The notion that learning is not an outcome of teaching is a challenging conundrum to those who teach. Perhaps for two reasons, first, it’s counter intuitive, and second, it begs the question, “Well then what am I teaching for if not to bring about learning?!”
While teaching and learning are two sides of the same coin, the reality is that it is possible that what learners actually learn in a given lesson or course has little connection to what the teacher does or is trying to teach. We can imagine that some of this has to do with poor teaching. But some of it has to do with other complex dynamics of learning, including motivation, confirmation bias, attentional states, and capacities.
A teacher who does not understand principles of learning, neglects to prepare well-designed learning outcomes, fails to ensure student engagement, and fails to apply sound instructional practices will likely not bring about meaningful learning. But the concept that “learning is not an outcome of teaching” goes deeper than that. The idea has to do with the fact that learners need to be, and are, active participants in their own learning.
Regardless of our particular educational intent as teachers, students bring to the learning experience their own expectations, felt needs, goals, assumptions, frames of reference, and limitations related to the learning experience. Those factors often are more determinative of what will actually be learned than will anything the teacher intends or works toward.
Experienced congregational ministers are familiar with this phenomenon. Regardless of how well they craft a sermon and despite how intentional they are in being clear about the purpose, function, and objective of the sermon, the fact is that the “real” sermon is the one that is heard by each parishioner in the pew and not the one preached from the pulpit.
The preacher may be preaching the one sermon he or she prepared for Sunday, but there will be as many sermons heard as there are people in the sanctuary. This phenomenon always makes for interesting conversations at the door as the pastor greets the parishioners. If five people comment on the sermon on their way out, the preacher will be left wondering how and when it was that they heard those five different things in the sermon!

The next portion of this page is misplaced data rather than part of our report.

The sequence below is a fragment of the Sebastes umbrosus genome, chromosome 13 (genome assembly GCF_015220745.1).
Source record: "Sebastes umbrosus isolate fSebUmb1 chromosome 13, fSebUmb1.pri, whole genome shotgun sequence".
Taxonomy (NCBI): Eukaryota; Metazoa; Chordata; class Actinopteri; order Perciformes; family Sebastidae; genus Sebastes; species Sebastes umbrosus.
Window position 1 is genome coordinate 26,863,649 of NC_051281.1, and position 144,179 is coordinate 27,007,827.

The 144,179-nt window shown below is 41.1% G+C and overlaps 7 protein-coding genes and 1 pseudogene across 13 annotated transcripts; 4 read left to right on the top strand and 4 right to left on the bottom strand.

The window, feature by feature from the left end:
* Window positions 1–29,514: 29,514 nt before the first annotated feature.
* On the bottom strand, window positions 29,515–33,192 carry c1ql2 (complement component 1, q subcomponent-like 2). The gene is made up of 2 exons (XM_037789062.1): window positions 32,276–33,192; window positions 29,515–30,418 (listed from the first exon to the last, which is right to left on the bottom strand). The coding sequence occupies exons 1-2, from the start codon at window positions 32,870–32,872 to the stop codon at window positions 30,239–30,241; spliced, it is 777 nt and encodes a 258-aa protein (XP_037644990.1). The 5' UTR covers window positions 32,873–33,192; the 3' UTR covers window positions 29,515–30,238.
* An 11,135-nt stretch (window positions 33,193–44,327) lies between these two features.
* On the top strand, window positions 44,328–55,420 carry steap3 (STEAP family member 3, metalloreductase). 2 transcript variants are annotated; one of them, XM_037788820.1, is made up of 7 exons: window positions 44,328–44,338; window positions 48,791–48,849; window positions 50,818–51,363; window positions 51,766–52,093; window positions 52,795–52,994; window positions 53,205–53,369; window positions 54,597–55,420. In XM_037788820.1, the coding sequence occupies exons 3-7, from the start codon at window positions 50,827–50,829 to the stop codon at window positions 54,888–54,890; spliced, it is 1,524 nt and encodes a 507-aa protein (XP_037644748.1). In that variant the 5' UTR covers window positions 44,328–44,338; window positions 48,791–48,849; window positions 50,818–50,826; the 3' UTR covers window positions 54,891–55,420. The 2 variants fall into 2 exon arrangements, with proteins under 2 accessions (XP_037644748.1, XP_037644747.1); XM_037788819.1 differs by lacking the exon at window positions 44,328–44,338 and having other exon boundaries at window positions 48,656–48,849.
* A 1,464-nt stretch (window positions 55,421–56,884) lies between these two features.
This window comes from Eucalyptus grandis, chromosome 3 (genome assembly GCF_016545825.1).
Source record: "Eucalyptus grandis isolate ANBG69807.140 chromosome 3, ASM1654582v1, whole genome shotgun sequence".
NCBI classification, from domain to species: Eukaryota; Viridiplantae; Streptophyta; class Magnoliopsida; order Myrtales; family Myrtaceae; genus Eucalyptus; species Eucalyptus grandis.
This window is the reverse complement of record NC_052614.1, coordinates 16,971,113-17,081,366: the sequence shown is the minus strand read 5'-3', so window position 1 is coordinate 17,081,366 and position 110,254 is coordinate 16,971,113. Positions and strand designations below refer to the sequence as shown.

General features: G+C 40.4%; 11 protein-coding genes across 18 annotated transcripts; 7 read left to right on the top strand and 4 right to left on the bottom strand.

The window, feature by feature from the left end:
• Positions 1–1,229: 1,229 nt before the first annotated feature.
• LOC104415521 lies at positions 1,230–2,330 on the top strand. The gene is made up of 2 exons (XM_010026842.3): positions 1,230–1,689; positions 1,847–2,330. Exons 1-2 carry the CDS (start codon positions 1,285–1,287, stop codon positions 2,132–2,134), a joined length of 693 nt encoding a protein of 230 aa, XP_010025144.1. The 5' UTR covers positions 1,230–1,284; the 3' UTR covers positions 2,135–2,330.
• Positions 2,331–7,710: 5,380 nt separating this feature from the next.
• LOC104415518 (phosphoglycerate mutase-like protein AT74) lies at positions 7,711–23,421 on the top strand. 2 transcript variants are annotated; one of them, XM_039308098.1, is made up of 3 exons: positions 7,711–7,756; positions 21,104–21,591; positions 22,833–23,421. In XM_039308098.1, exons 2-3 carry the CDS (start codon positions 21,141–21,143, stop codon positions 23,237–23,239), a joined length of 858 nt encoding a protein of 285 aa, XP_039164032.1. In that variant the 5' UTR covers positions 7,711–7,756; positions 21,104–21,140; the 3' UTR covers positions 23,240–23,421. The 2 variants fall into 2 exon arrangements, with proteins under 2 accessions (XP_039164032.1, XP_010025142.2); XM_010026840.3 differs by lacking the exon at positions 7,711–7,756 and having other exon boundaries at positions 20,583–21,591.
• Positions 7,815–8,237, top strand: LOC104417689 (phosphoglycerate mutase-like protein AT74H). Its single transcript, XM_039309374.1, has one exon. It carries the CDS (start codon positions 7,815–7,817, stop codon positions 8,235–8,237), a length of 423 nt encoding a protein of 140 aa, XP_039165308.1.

The concept that learning is not an outcome of teaching can challenge certain educational approaches, like “teaching by telling,” lecturing, or an exclusive diet of direct instruction. If learners are active agents in their own learning, then we need to use those educational approaches that tap into what students bring to the learning experience.
Ways to Ensure Better Outcomes
The best way to ensure better learning outcomes is to design for student engagement.
• Facilitate ways for students to discover their own learning and insights
• Allow students to negotiate their own learning goals and facilitate ways for them to achieve them
• Focus on problem-posing (which requires data gathering, observation, analysis, and interpretation) as well as problem-solving
• Cultivate student’s capacity for learning how to ask questions rather than getting good at answering teacher’s questions
• Facilitate ways for students to construct their knowledge rather than providing them with information
• Help students articulate their prejudices and bias
• Help students uncover and identify their misunderstandings
• Help students identify their resistance to new ideas
• Allow students the options of approaching learning in the ways (modalities) they need.
• Ensure that students apply knowledge to demonstrate learning, including through non-academic venues.